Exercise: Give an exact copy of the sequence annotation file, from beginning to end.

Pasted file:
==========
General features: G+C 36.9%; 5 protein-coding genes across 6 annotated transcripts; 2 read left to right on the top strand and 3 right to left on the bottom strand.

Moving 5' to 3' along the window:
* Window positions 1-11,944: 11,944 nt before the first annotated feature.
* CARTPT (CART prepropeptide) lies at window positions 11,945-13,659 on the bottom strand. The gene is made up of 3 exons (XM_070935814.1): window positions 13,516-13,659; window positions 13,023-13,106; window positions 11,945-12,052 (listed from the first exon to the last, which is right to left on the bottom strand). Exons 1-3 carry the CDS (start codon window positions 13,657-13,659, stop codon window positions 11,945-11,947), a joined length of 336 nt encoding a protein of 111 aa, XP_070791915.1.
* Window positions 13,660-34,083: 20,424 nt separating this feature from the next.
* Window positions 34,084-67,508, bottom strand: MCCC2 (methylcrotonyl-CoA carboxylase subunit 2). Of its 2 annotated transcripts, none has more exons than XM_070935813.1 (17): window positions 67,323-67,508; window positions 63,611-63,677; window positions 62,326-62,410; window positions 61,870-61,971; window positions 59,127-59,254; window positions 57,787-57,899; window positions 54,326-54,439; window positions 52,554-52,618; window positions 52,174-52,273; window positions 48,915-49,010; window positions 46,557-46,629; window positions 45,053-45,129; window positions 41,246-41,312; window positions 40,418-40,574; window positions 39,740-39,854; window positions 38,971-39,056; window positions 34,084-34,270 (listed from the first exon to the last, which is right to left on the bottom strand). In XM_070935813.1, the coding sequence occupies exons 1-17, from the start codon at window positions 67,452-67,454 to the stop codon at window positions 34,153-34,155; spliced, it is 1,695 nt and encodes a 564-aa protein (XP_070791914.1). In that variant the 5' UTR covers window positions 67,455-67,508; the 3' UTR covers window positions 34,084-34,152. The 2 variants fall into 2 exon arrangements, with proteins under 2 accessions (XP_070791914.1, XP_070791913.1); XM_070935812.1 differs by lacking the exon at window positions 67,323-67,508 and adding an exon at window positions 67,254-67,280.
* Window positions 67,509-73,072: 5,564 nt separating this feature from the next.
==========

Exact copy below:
General features: G+C 36.9%; 5 protein-coding genes across 6 annotated transcripts; 2 read left to right on the top strand and 3 right to left on the bottom strand.

Moving 5' to 3' along the window:
* Window positions 1-11,944: 11,944 nt before the first annotated feature.
* CARTPT (CART prepropeptide) lies at window positions 11,945-13,659 on the bottom strand. The gene is made up of 3 exons (XM_070935814.1): window positions 13,516-13,659; window positions 13,023-13,106; window positions 11,945-12,052 (listed from the first exon to the last, which is right to left on the bottom strand). Exons 1-3 carry the CDS (start codon window positions 13,657-13,659, stop codon window positions 11,945-11,947), a joined length of 336 nt encoding a protein of 111 aa, XP_070791915.1.
* Window positions 13,660-34,083: 20,424 nt separating this feature from the next.
* Window positions 34,084-67,508, bottom strand: MCCC2 (methylcrotonyl-CoA carboxylase subunit 2). Of its 2 annotated transcripts, none has more exons than XM_070935813.1 (17): window positions 67,323-67,508; window positions 63,611-63,677; window positions 62,326-62,410; window positions 61,870-61,971; window positions 59,127-59,254; window positions 57,787-57,899; window positions 54,326-54,439; window positions 52,554-52,618; window positions 52,174-52,273; window positions 48,915-49,010; window positions 46,557-46,629; window positions 45,053-45,129; window positions 41,246-41,312; window positions 40,418-40,574; window positions 39,740-39,854; window positions 38,971-39,056; window positions 34,084-34,270 (listed from the first exon to the last, which is right to left on the bottom strand). In XM_070935813.1, the coding sequence occupies exons 1-17, from the start codon at window positions 67,452-67,454 to the stop codon at window positions 34,153-34,155; spliced, it is 1,695 nt and encodes a 564-aa protein (XP_070791914.1). In that variant the 5' UTR covers window positions 67,455-67,508; the 3' UTR covers window positions 34,084-34,152. The 2 variants fall into 2 exon arrangements, with proteins under 2 accessions (XP_070791914.1, XP_070791913.1); XM_070935812.1 differs by lacking the exon at window positions 67,323-67,508 and adding an exon at window positions 67,254-67,280.
* Window positions 67,509-73,072: 5,564 nt separating this feature from the next.